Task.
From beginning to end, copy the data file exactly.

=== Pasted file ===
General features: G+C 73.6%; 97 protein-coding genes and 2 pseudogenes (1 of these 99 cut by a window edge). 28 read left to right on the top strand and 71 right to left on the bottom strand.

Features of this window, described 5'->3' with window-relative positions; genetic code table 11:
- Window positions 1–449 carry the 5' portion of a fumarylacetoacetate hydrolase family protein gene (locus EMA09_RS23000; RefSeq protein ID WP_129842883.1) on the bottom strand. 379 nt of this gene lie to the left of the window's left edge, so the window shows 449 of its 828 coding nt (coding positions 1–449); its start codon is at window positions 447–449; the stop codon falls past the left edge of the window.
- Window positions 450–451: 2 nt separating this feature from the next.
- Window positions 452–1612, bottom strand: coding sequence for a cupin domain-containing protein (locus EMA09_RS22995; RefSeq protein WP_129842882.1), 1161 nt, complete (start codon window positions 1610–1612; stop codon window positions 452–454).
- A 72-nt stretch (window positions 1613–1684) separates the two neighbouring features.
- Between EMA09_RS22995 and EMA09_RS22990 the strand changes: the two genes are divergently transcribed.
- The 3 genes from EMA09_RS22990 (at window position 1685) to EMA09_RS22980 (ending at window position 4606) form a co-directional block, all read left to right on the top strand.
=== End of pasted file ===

General features: G+C 73.6%; 97 protein-coding genes and 2 pseudogenes (1 of these 99 cut by a window edge). 28 read left to right on the top strand and 71 right to left on the bottom strand.

Features of this window, described 5'->3' with window-relative positions; genetic code table 11:
- Window positions 1–449 carry the 5' portion of a fumarylacetoacetate hydrolase family protein gene (locus EMA09_RS23000; RefSeq protein ID WP_129842883.1) on the bottom strand. 379 nt of this gene lie to the left of the window's left edge, so the window shows 449 of its 828 coding nt (coding positions 1–449); its start codon is at window positions 447–449; the stop codon falls past the left edge of the window.
- Window positions 450–451: 2 nt separating this feature from the next.
- Window positions 452–1612, bottom strand: coding sequence for a cupin domain-containing protein (locus EMA09_RS22995; RefSeq protein WP_129842882.1), 1161 nt, complete (start codon window positions 1610–1612; stop codon window positions 452–454).
- A 72-nt stretch (window positions 1613–1684) separates the two neighbouring features.
- Between EMA09_RS22995 and EMA09_RS22990 the strand changes: the two genes are divergently transcribed.
- The 3 genes from EMA09_RS22990 (at window position 1685) to EMA09_RS22980 (ending at window position 4606) form a co-directional block, all read left to right on the top strand.